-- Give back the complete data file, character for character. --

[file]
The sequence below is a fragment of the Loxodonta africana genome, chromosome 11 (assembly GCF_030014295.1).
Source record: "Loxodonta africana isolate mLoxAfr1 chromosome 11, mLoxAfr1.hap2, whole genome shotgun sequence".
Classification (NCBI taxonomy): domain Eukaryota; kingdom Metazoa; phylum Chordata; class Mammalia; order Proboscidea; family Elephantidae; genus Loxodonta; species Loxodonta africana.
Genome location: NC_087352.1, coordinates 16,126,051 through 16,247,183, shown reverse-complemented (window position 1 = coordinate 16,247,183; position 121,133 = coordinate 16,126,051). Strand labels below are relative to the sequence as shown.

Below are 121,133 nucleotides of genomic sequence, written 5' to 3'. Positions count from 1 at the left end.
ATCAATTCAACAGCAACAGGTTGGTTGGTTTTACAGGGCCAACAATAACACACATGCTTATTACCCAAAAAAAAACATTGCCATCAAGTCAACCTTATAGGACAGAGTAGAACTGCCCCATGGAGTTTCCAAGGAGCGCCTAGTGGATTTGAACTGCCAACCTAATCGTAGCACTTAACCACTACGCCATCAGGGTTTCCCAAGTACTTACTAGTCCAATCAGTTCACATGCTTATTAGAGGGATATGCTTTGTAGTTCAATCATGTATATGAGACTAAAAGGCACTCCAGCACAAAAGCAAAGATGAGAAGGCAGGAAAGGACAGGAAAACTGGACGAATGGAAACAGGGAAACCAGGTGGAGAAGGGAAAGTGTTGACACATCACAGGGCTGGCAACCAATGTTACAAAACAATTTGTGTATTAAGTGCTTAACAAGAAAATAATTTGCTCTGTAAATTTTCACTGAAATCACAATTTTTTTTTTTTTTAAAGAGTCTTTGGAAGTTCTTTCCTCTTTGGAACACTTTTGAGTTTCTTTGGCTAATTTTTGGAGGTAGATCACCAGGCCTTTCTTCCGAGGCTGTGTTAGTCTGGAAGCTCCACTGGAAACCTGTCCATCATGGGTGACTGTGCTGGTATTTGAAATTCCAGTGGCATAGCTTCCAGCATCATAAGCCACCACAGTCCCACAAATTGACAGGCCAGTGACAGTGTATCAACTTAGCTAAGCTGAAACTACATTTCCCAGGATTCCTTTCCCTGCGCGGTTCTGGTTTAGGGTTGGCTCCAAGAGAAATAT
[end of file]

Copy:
The sequence below is a fragment of the Loxodonta africana genome, chromosome 11 (assembly GCF_030014295.1).
Source record: "Loxodonta africana isolate mLoxAfr1 chromosome 11, mLoxAfr1.hap2, whole genome shotgun sequence".
Classification (NCBI taxonomy): domain Eukaryota; kingdom Metazoa; phylum Chordata; class Mammalia; order Proboscidea; family Elephantidae; genus Loxodonta; species Loxodonta africana.
Genome location: NC_087352.1, coordinates 16,126,051 through 16,247,183, shown reverse-complemented (window position 1 = coordinate 16,247,183; position 121,133 = coordinate 16,126,051). Strand labels below are relative to the sequence as shown.

Below are 121,133 nucleotides of genomic sequence, written 5' to 3'. Positions count from 1 at the left end.
ATCAATTCAACAGCAACAGGTTGGTTGGTTTTACAGGGCCAACAATAACACACATGCTTATTACCCAAAAAAAAACATTGCCATCAAGTCAACCTTATAGGACAGAGTAGAACTGCCCCATGGAGTTTCCAAGGAGCGCCTAGTGGATTTGAACTGCCAACCTAATCGTAGCACTTAACCACTACGCCATCAGGGTTTCCCAAGTACTTACTAGTCCAATCAGTTCACATGCTTATTAGAGGGATATGCTTTGTAGTTCAATCATGTATATGAGACTAAAAGGCACTCCAGCACAAAAGCAAAGATGAGAAGGCAGGAAAGGACAGGAAAACTGGACGAATGGAAACAGGGAAACCAGGTGGAGAAGGGAAAGTGTTGACACATCACAGGGCTGGCAACCAATGTTACAAAACAATTTGTGTATTAAGTGCTTAACAAGAAAATAATTTGCTCTGTAAATTTTCACTGAAATCACAATTTTTTTTTTTTTTAAAGAGTCTTTGGAAGTTCTTTCCTCTTTGGAACACTTTTGAGTTTCTTTGGCTAATTTTTGGAGGTAGATCACCAGGCCTTTCTTCCGAGGCTGTGTTAGTCTGGAAGCTCCACTGGAAACCTGTCCATCATGGGTGACTGTGCTGGTATTTGAAATTCCAGTGGCATAGCTTCCAGCATCATAAGCCACCACAGTCCCACAAATTGACAGGCCAGTGACAGTGTATCAACTTAGCTAAGCTGAAACTACATTTCCCAGGATTCCTTTCCCTGCGCGGTTCTGGTTTAGGGTTGGCTCCAAGAGAAATAT